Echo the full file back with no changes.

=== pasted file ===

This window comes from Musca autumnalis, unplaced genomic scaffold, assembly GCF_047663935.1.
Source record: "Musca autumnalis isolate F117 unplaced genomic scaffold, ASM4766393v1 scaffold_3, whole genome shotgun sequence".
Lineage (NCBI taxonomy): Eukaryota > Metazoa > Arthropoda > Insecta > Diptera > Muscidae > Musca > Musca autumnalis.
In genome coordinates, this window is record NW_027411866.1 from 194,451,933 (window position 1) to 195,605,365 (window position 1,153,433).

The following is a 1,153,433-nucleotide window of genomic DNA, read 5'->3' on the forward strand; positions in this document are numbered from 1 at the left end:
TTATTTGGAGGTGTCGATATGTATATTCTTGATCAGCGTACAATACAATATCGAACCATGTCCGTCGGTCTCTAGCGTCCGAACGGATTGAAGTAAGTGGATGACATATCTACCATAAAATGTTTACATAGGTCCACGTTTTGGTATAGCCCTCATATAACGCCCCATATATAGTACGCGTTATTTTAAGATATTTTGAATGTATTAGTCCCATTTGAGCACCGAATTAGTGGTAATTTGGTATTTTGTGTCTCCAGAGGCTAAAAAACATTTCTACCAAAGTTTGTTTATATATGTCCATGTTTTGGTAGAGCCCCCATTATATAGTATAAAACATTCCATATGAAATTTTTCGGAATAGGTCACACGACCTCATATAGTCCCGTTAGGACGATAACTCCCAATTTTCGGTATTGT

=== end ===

This window comes from Musca autumnalis, unplaced genomic scaffold, assembly GCF_047663935.1.
Source record: "Musca autumnalis isolate F117 unplaced genomic scaffold, ASM4766393v1 scaffold_3, whole genome shotgun sequence".
Lineage (NCBI taxonomy): Eukaryota > Metazoa > Arthropoda > Insecta > Diptera > Muscidae > Musca > Musca autumnalis.
In genome coordinates, this window is record NW_027411866.1 from 194,451,933 (window position 1) to 195,605,365 (window position 1,153,433).

The following is a 1,153,433-nucleotide window of genomic DNA, read 5'->3' on the forward strand; positions in this document are numbered from 1 at the left end:
TTATTTGGAGGTGTCGATATGTATATTCTTGATCAGCGTACAATACAATATCGAACCATGTCCGTCGGTCTCTAGCGTCCGAACGGATTGAAGTAAGTGGATGACATATCTACCATAAAATGTTTACATAGGTCCACGTTTTGGTATAGCCCTCATATAACGCCCCATATATAGTACGCGTTATTTTAAGATATTTTGAATGTATTAGTCCCATTTGAGCACCGAATTAGTGGTAATTTGGTATTTTGTGTCTCCAGAGGCTAAAAAACATTTCTACCAAAGTTTGTTTATATATGTCCATGTTTTGGTAGAGCCCCCATTATATAGTATAAAACATTCCATATGAAATTTTTCGGAATAGGTCACACGACCTCATATAGTCCCGTTAGGACGATAACTCCCAATTTTCGGTATTGT